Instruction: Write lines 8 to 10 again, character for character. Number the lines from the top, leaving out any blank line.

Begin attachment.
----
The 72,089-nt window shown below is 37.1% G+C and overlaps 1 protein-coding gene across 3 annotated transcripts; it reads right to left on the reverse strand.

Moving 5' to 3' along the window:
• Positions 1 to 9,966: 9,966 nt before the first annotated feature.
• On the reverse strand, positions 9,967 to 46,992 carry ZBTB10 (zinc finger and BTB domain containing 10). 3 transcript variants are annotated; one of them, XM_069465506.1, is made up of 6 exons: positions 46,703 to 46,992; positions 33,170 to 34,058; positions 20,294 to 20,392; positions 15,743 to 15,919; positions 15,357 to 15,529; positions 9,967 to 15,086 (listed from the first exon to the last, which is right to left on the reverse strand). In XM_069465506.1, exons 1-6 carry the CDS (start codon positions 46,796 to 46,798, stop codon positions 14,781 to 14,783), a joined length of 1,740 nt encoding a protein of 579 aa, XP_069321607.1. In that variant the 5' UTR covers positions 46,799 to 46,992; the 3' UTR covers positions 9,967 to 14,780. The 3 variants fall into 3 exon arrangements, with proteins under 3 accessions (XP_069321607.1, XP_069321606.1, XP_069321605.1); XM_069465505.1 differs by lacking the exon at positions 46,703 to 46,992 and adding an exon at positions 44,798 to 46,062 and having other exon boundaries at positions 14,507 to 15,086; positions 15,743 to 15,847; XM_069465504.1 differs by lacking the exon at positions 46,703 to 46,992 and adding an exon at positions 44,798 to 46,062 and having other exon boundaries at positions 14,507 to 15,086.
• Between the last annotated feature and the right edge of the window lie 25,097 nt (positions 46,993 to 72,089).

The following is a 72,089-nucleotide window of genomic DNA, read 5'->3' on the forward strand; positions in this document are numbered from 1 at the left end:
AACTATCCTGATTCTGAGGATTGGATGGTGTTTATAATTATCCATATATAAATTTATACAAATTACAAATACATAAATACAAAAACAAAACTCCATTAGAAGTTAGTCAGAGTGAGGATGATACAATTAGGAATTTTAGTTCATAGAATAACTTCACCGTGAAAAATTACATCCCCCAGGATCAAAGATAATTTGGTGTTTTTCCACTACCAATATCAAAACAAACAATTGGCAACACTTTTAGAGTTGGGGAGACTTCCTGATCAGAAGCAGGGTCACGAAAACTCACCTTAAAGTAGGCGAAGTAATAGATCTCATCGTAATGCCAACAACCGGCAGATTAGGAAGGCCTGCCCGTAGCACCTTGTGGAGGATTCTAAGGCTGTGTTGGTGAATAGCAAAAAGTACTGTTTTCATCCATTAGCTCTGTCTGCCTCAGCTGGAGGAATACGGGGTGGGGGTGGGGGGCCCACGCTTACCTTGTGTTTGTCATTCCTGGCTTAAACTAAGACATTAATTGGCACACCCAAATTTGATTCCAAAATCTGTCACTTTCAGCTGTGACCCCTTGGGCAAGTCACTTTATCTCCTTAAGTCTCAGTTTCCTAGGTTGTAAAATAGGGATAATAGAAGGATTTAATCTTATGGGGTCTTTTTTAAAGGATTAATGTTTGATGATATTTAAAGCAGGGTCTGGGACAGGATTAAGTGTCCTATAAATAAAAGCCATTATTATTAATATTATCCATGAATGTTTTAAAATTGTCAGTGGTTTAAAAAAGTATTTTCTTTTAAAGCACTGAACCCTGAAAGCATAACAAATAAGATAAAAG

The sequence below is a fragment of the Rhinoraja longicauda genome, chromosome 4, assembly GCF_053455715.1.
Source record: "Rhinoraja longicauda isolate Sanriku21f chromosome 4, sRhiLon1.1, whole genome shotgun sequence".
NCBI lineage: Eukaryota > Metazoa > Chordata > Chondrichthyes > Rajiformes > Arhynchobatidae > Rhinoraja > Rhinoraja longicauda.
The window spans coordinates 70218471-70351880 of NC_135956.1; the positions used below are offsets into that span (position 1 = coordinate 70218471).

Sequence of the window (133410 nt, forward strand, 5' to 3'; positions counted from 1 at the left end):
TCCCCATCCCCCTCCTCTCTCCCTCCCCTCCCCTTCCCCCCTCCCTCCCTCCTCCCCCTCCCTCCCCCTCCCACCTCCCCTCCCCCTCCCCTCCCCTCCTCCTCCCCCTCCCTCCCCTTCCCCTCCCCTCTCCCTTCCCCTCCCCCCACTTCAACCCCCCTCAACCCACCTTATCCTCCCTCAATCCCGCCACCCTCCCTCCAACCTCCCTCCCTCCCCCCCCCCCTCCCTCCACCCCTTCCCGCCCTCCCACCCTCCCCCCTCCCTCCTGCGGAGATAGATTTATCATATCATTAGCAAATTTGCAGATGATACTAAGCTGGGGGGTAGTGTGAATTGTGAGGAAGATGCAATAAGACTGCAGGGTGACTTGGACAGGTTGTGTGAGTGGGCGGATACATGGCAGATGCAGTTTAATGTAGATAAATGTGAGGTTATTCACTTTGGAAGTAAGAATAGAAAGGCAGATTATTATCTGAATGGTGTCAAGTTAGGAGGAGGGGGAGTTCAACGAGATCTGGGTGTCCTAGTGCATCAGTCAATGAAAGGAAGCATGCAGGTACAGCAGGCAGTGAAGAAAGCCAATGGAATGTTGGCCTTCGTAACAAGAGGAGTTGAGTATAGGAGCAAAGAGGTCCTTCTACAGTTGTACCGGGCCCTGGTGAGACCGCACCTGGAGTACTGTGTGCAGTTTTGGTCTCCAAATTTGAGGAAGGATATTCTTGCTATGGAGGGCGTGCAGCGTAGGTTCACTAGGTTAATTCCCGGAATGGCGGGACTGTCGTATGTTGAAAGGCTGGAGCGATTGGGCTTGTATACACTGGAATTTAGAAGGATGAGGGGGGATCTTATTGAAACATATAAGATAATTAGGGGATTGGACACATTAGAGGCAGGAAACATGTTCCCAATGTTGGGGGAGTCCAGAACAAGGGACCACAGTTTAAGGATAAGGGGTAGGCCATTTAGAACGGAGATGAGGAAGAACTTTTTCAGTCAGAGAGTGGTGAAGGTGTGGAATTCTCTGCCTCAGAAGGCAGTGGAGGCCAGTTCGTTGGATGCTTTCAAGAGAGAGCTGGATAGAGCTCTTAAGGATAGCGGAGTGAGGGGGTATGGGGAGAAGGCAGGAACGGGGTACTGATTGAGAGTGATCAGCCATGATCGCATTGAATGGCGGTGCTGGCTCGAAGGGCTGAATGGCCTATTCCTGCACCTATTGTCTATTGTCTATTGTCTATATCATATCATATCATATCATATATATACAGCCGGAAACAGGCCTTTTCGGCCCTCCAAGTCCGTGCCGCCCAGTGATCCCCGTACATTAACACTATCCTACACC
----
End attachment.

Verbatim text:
The sequence below is a fragment of the Rhinoraja longicauda genome, chromosome 4, assembly GCF_053455715.1.
Source record: "Rhinoraja longicauda isolate Sanriku21f chromosome 4, sRhiLon1.1, whole genome shotgun sequence".
NCBI lineage: Eukaryota > Metazoa > Chordata > Chondrichthyes > Rajiformes > Arhynchobatidae > Rhinoraja > Rhinoraja longicauda.